My Wife, My Partner

Let’s face it: It is extremely difficult to build a multimillion-dollar company from scratch, negotiate the treacherous peaks and valleys of a successful career, or achieve financial security in an economy marked by uncertainty and rapid change. However, the struggle is far less daunting, and far more rewarding, when you are teamed up with a spouse who shares your values and vision. Marriage, at its best, is the ultimate partnership, the foundation that supports the health and wealth-building capacity of families and, indeed, entire communities—today and for generations to come.

If marriage is the ultimate partnership, I have enjoyed the energy, intelligence, and loving devotion of the ultimate partner, Barbara, my wife of 47 years. In addition to excelling as a wife, mother, and grandmother, she has been a true business partner every step of the way, from the conception of a magazine that would serve as a resource and cheerleader for business-minded black people nearly 40 years ago to the evolution of that idea into the No. 1 multimedia source for African Americans who want to build lasting wealth today. Barbara is my most trusted and wisest adviser, critic, cheerleader, and confidante. Over the years, she has run nearly every department in the company and helped to develop many of its top executives, including our three sons. Today she continues to serve as a board member of Earl G. Graves Ltd. and is the senior member of the brain trust behind the planning of the Black Enterprise Women of Power Summit, the premier professional development conference for businesswomen of color. Barbara has been and continues to be our company’s most valuable asset—and my secret weapon. I love her more today than I’ve ever loved her.

Strong marriages, stable families, and an enduring faith in God go hand-in-hand with success in everything we do. People who lack stability in their personal lives generally find it difficult to achieve sustained excellence and satisfaction in their business and professional lives. Those seeking role models to follow in their quest for success would do well to study not only the business histories and career paths of their examples but also how they managed their personal affairs—and perhaps more importantly, what qualities made their spouses such effective life partners. This is why I devoted a significant portion of my autobiographical best-seller, How To Succeed in Business Without Being White: Straight Talk on Making It in America, to the critical role my marriage and family played in my ability to grow our company.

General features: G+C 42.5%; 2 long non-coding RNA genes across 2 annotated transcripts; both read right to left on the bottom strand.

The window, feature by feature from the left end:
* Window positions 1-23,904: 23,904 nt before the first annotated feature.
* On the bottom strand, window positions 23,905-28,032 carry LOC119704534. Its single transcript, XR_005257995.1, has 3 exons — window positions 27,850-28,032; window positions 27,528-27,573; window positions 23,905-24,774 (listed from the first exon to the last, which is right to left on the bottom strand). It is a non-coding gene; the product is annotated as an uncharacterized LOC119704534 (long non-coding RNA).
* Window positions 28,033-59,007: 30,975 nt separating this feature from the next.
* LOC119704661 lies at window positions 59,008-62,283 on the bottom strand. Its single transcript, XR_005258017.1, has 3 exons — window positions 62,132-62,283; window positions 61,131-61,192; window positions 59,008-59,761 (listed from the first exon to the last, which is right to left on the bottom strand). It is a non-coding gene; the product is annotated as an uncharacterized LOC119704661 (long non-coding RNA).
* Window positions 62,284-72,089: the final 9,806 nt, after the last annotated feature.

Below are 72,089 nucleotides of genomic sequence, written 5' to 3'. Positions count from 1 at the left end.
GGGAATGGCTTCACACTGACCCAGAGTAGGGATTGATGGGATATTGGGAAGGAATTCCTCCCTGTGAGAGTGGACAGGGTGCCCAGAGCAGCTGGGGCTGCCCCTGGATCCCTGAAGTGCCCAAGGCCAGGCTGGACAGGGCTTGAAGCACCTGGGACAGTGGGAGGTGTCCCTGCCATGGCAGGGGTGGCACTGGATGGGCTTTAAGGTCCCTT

Don’t just take my example. Consider business titan and Johnson Publishing Co. Founder John H. Johnson or the legendary Reginald F. Lewis. Both their wives, Eunice and Loida, respectively, played indispensible roles in their late husbands’ career and business successes. And both have been critical to ensuring that their husbands’ business legacies and interests are sustained for generations to come, through their children (including Johnson’s successor as CEO, daughter Linda Johnson-Rice), as well as institutions such as The Reginald F. Lewis Museum in Baltimore.


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